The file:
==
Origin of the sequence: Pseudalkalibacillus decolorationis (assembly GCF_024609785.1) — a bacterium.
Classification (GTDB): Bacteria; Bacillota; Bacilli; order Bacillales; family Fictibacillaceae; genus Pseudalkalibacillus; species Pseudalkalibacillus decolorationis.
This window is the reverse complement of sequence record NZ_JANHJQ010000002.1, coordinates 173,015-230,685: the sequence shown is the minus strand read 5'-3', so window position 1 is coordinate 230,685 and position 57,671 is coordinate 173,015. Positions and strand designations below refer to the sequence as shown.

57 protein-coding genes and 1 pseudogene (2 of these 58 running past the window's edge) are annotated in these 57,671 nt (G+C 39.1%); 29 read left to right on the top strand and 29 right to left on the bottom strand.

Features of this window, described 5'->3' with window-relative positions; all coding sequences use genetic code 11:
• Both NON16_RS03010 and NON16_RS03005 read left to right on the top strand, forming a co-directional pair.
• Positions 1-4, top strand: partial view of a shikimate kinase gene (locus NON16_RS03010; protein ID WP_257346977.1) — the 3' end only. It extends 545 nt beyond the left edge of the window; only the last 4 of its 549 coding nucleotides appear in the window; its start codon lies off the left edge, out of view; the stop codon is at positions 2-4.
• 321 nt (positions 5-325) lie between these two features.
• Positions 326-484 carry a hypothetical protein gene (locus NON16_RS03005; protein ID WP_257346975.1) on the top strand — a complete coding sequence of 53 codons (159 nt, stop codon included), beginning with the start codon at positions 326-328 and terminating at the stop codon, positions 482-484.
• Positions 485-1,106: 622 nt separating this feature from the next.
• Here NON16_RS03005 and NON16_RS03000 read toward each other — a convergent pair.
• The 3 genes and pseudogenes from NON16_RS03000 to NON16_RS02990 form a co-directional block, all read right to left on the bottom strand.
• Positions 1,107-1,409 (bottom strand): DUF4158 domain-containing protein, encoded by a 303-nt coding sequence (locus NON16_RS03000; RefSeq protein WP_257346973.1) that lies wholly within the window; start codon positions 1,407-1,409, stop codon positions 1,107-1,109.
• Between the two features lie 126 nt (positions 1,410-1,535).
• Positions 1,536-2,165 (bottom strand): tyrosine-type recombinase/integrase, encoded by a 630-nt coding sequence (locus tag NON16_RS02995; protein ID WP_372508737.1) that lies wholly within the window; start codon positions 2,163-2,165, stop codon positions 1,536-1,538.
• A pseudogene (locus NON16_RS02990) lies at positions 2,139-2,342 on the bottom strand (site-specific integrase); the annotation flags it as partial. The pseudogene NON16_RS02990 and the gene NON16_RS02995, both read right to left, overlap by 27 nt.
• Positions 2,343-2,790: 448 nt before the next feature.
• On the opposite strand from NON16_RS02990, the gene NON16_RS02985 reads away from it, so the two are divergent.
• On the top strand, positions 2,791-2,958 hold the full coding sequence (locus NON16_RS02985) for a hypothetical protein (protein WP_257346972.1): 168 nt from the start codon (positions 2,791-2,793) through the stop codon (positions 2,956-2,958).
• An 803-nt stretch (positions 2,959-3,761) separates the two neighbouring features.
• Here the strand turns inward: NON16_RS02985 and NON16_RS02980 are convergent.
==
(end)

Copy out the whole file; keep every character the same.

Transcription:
Origin of the sequence: Pseudalkalibacillus decolorationis (assembly GCF_024609785.1) — a bacterium.
Classification (GTDB): Bacteria; Bacillota; Bacilli; order Bacillales; family Fictibacillaceae; genus Pseudalkalibacillus; species Pseudalkalibacillus decolorationis.
This window is the reverse complement of sequence record NZ_JANHJQ010000002.1, coordinates 173,015-230,685: the sequence shown is the minus strand read 5'-3', so window position 1 is coordinate 230,685 and position 57,671 is coordinate 173,015. Positions and strand designations below refer to the sequence as shown.

57 protein-coding genes and 1 pseudogene (2 of these 58 running past the window's edge) are annotated in these 57,671 nt (G+C 39.1%); 29 read left to right on the top strand and 29 right to left on the bottom strand.

Features of this window, described 5'->3' with window-relative positions; all coding sequences use genetic code 11:
• Both NON16_RS03010 and NON16_RS03005 read left to right on the top strand, forming a co-directional pair.
• Positions 1-4, top strand: partial view of a shikimate kinase gene (locus NON16_RS03010; protein ID WP_257346977.1) — the 3' end only. It extends 545 nt beyond the left edge of the window; only the last 4 of its 549 coding nucleotides appear in the window; its start codon lies off the left edge, out of view; the stop codon is at positions 2-4.
• 321 nt (positions 5-325) lie between these two features.
• Positions 326-484 carry a hypothetical protein gene (locus NON16_RS03005; protein ID WP_257346975.1) on the top strand — a complete coding sequence of 53 codons (159 nt, stop codon included), beginning with the start codon at positions 326-328 and terminating at the stop codon, positions 482-484.
• Positions 485-1,106: 622 nt separating this feature from the next.
• Here NON16_RS03005 and NON16_RS03000 read toward each other — a convergent pair.
• The 3 genes and pseudogenes from NON16_RS03000 to NON16_RS02990 form a co-directional block, all read right to left on the bottom strand.
• Positions 1,107-1,409 (bottom strand): DUF4158 domain-containing protein, encoded by a 303-nt coding sequence (locus NON16_RS03000; RefSeq protein WP_257346973.1) that lies wholly within the window; start codon positions 1,407-1,409, stop codon positions 1,107-1,109.
• Between the two features lie 126 nt (positions 1,410-1,535).
• Positions 1,536-2,165 (bottom strand): tyrosine-type recombinase/integrase, encoded by a 630-nt coding sequence (locus tag NON16_RS02995; protein ID WP_372508737.1) that lies wholly within the window; start codon positions 2,163-2,165, stop codon positions 1,536-1,538.
• A pseudogene (locus NON16_RS02990) lies at positions 2,139-2,342 on the bottom strand (site-specific integrase); the annotation flags it as partial. The pseudogene NON16_RS02990 and the gene NON16_RS02995, both read right to left, overlap by 27 nt.
• Positions 2,343-2,790: 448 nt before the next feature.
• On the opposite strand from NON16_RS02990, the gene NON16_RS02985 reads away from it, so the two are divergent.
• On the top strand, positions 2,791-2,958 hold the full coding sequence (locus NON16_RS02985) for a hypothetical protein (protein WP_257346972.1): 168 nt from the start codon (positions 2,791-2,793) through the stop codon (positions 2,956-2,958).
• An 803-nt stretch (positions 2,959-3,761) separates the two neighbouring features.
• Here the strand turns inward: NON16_RS02985 and NON16_RS02980 are convergent.